At the end I would like to return to the question of white-box testing method which we considered to be inadmissible for large systems. We should also add that while debugging large arrays this method becomes more inadmissible. Debugging of such applications may take much more time and be difficult for using on the developer's computers. That's why one should think over the possibilities of using ordering systems for debugging applications or use other methods. For example, it can be remote debugging.

To sum it up, I would like to say that you should not rely only on some particular method. A quality application may be developed only with the use of several of the approaches to testing we've observed.

Summing up the problems of developing 64-bit systems, I would like to remind you the key moments:
  • Be ready for unexpected troubles while developing and testing 64-bit applications.
  • Be ready that the debugging of 64-bit applications with the help of white package may become impossible or very difficult if large data arrays are processed.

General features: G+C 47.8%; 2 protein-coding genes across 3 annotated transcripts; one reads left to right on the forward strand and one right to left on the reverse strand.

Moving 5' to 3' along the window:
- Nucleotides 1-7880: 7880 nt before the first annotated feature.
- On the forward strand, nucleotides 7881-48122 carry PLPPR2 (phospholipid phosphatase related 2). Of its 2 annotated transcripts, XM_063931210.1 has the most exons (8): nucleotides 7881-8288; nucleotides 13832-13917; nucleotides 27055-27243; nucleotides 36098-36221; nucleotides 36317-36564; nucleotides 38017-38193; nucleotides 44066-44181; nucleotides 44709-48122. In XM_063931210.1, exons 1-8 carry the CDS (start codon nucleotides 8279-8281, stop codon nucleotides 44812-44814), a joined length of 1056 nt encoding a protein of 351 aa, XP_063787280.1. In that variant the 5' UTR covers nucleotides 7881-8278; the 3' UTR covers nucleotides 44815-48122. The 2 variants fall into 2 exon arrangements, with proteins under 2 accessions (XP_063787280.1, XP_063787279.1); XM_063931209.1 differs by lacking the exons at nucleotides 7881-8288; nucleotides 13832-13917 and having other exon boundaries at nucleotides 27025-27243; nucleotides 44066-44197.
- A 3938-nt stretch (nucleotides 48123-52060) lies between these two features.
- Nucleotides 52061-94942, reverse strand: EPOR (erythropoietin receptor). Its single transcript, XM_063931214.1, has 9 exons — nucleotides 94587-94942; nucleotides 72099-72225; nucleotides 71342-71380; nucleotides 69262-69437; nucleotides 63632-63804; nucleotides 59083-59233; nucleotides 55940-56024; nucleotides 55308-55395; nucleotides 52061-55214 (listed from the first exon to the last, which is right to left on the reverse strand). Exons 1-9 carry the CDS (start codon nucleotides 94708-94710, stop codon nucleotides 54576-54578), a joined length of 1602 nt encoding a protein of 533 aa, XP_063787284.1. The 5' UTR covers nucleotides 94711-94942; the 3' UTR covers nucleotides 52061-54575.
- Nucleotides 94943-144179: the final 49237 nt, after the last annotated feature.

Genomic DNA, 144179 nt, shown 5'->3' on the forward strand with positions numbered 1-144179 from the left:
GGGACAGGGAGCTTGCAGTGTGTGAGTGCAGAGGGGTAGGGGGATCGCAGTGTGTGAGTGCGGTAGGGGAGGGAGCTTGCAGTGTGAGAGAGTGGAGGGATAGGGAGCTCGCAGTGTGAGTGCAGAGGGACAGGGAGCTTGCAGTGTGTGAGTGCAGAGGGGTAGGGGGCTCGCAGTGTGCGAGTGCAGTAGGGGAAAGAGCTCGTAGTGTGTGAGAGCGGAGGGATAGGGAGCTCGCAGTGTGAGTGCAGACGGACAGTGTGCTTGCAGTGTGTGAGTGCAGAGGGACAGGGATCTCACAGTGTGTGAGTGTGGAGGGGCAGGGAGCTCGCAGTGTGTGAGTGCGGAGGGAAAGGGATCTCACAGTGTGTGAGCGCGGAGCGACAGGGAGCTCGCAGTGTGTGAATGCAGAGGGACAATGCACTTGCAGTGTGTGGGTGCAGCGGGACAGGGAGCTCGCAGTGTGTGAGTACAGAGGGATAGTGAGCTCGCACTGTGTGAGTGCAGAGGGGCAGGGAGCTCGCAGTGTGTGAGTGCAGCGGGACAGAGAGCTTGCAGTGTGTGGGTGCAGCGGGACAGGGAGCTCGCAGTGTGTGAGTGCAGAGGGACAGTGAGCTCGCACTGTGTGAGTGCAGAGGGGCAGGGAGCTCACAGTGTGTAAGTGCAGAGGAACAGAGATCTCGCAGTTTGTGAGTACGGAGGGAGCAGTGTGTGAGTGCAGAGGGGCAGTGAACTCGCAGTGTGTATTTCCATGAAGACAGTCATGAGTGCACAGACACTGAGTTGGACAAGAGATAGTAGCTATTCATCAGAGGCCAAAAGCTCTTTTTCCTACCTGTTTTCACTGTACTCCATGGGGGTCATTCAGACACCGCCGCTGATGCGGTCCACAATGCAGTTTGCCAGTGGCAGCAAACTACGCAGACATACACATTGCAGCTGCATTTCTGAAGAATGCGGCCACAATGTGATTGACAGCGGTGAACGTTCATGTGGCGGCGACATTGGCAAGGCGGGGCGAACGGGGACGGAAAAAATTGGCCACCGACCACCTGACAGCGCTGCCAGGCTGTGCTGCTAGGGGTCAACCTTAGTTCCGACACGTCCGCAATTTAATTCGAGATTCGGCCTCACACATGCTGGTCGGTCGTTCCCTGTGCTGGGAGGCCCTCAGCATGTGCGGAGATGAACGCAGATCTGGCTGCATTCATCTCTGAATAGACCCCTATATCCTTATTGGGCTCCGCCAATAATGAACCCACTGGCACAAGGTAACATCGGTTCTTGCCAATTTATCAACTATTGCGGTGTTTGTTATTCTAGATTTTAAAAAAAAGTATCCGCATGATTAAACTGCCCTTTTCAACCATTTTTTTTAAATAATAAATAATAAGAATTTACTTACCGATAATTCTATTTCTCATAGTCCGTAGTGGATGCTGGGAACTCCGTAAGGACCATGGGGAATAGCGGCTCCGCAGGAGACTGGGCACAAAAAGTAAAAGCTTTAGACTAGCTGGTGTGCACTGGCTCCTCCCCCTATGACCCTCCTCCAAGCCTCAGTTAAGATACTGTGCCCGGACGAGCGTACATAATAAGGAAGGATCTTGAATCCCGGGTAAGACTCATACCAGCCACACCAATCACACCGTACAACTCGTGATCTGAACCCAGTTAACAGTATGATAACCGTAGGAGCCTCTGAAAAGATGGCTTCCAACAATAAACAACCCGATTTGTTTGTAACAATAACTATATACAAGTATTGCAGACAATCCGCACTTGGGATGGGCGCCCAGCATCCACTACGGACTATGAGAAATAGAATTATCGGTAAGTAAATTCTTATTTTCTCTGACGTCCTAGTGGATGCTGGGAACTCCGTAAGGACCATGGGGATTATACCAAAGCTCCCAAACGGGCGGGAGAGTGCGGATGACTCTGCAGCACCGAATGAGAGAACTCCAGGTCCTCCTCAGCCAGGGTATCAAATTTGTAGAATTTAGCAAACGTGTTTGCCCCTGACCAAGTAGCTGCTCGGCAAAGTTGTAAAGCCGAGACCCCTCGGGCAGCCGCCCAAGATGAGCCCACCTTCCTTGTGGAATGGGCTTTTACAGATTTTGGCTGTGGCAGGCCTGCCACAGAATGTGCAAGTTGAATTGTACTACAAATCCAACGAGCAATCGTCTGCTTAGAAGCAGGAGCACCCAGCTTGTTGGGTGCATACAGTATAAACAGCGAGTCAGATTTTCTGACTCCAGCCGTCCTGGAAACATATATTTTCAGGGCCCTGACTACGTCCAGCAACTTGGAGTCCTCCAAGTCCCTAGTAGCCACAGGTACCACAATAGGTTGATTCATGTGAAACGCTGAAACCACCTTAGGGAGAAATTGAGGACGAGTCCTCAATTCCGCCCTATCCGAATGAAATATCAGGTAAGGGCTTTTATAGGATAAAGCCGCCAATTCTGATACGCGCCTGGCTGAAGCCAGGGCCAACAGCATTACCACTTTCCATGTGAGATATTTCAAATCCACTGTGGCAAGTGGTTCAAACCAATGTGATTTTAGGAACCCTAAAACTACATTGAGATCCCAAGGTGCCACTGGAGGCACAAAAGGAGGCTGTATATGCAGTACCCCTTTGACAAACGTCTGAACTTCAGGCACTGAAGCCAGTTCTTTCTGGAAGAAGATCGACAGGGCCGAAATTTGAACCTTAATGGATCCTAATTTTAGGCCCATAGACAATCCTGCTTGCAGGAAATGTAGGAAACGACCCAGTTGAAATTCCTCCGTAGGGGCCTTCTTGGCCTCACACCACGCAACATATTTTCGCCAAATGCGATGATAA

• Study thoroughly the possibilities of your static analyzers. If it does not meet all the necessary demands make some effort to find a different one or use an additional static analyzer like Viva64.
  • You should not rely on old sets of unit tests. It is necessary to look them through and add some new tests which take into account the peculiarities of 64-bit systems.
  • Remember about significant reduce of unit tests speed and take care of providing new computers to launch them in time.
  • Use a system to automate testing which supports separate launch of applications like TestComplete system, and that will provide a quick check of applications.
  • The best result may be achieved only when you use a combination of several different methods.

The author hopes that this article will be useful in your work and wishes you successful release of your 64-bit projects. If you found a mistake in this article or would like to add something, the author will be glad to get your letters and opinions. I wish you successful work!


Resources.